Publication Date


Document Type


Committee Members

Assaf Harel (Committee Member), Joseph Houpt (Committee Chair), Alan Pinkus (Committee Member), Scott Watamaniuk (Committee Member)

Degree Name

Doctor of Philosophy (PhD)


When people look through the environment their eyes are guided in part by what they have recently seen. This phenomenon, referred to as visual priming, is studied in the laboratory through manipulations of stimulus repetition. Typically, in search tasks, response times are speeded when the same target is repeated relative to when it is changed (e.g., Maljkovic & Nakayama, 1994). Although priming is thought to be based on a memory mechanism in the visual system, there is a debate in the literature as to whether such a mechanism is driven by relatively early (e.g., feature-based accounts) or later (e.g., episodic memory accounts) processing. Across three experiments, this dissertation utilized a computational modeling framework (Systems Factorial Technology; Townsend & Nozawa, 1995) to directly compare early and later accounts of priming and determine when visual priming is processed within the visual system in both feature and conjunctive search tasks. Specifically, priming was assessed in terms of its temporal relation (i.e., parallel or serial) to a relatively early process (the processing of conspicuity) and a relatively later process (the processing of Rewards, Experiment 1a; the processing of Word Cues, Experiments 1b and 2) in the visual system. The results suggest that the priming manipulation is processed in parallel with the conspicuity and word cue manipulations within both singleton (Experiments 1a and 1b) and conjunctive (Experiment 2) search. This supports accounts of priming as an early process and suggest that models of priming as a later process within feature or conjunctive search should be rejected. Further, these results also provide evidence to suggest word cues are processed at early stages of visual processing. This supports models of visual processing that suggest high-level representations can modulate the earliest levels of the visual system. Together, these findings provide some of the strongest evidence about the temporal processing characteristics of priming in visual search to date.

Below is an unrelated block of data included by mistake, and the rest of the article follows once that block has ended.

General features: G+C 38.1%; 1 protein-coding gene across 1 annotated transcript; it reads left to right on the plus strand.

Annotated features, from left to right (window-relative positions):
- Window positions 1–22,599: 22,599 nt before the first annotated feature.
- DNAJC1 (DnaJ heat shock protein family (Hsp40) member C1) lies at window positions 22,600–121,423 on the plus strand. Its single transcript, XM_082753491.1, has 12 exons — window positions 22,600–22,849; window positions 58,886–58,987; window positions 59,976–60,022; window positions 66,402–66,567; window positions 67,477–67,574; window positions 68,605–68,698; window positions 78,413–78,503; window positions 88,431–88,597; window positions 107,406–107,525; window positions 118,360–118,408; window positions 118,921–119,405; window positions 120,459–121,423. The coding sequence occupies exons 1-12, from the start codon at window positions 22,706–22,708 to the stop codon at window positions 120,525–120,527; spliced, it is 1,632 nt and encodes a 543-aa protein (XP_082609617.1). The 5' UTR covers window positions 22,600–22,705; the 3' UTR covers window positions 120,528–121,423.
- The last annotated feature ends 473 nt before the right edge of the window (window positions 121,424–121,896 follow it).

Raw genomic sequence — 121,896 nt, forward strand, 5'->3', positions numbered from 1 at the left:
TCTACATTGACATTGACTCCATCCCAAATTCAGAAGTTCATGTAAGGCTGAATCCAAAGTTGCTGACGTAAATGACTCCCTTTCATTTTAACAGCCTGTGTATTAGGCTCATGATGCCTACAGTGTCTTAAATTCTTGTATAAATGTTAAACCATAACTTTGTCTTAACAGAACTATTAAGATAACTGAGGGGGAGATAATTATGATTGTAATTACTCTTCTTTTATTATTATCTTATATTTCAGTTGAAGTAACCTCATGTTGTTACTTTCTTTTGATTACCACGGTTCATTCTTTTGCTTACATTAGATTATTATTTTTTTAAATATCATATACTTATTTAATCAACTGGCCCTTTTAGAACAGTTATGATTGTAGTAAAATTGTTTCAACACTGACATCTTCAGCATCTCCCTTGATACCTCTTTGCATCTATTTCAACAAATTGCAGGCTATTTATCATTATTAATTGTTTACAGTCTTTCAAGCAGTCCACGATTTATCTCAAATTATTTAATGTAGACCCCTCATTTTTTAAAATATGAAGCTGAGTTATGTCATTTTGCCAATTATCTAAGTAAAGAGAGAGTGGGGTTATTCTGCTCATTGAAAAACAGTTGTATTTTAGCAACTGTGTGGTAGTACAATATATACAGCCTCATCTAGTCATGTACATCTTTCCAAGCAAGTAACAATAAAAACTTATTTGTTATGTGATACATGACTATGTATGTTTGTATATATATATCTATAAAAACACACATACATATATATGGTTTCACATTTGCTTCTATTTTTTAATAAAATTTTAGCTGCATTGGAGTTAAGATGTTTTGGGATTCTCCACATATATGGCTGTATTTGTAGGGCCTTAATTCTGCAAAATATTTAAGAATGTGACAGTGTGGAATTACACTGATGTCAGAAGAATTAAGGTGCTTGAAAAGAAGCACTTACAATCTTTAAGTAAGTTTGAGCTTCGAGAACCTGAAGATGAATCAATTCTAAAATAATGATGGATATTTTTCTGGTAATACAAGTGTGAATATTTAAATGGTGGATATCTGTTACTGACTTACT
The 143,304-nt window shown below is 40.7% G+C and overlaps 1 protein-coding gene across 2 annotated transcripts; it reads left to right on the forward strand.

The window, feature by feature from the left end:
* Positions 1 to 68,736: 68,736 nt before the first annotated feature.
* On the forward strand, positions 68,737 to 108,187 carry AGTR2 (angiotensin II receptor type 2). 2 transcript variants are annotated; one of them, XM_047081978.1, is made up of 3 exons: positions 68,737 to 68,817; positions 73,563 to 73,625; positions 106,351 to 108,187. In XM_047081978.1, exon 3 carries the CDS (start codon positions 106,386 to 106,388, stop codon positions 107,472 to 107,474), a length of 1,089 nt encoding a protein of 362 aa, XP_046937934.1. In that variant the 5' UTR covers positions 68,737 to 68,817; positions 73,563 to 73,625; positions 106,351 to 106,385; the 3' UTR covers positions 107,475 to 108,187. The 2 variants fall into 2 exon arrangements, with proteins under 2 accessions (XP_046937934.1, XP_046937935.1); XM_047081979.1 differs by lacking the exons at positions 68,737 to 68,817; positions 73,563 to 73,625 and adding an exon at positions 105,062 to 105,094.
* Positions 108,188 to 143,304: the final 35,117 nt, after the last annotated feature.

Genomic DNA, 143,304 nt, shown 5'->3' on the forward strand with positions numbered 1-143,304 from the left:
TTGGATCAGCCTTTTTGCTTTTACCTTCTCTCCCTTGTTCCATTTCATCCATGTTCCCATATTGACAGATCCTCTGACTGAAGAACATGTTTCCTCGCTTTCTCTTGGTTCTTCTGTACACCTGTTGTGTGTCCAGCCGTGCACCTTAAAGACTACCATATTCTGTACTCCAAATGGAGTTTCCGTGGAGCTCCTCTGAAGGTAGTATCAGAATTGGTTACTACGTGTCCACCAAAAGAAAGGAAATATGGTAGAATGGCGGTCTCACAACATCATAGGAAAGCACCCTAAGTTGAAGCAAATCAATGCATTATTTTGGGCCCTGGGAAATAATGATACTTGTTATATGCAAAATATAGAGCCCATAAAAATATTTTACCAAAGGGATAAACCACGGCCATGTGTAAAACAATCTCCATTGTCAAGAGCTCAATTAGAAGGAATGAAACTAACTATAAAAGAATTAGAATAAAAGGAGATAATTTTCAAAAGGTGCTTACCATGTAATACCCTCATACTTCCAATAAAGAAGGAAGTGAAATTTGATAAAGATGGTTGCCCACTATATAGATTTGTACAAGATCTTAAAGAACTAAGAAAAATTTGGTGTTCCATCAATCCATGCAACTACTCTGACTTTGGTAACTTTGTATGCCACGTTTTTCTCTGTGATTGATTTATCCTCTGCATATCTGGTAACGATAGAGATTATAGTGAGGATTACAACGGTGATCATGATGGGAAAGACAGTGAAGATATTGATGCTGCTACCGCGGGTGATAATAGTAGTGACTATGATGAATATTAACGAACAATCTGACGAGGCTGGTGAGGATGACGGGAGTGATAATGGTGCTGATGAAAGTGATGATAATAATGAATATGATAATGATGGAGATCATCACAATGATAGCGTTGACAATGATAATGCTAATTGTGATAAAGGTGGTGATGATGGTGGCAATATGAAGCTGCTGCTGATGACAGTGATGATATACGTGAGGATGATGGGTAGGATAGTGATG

Page Count


Department or Program

Department of Psychology

Year Degree Awarded


Creative Commons License

Creative Commons Attribution-Noncommercial-No Derivative Works 3.0 License
This work is licensed under a Creative Commons Attribution-Noncommercial-No Derivative Works 3.0 License.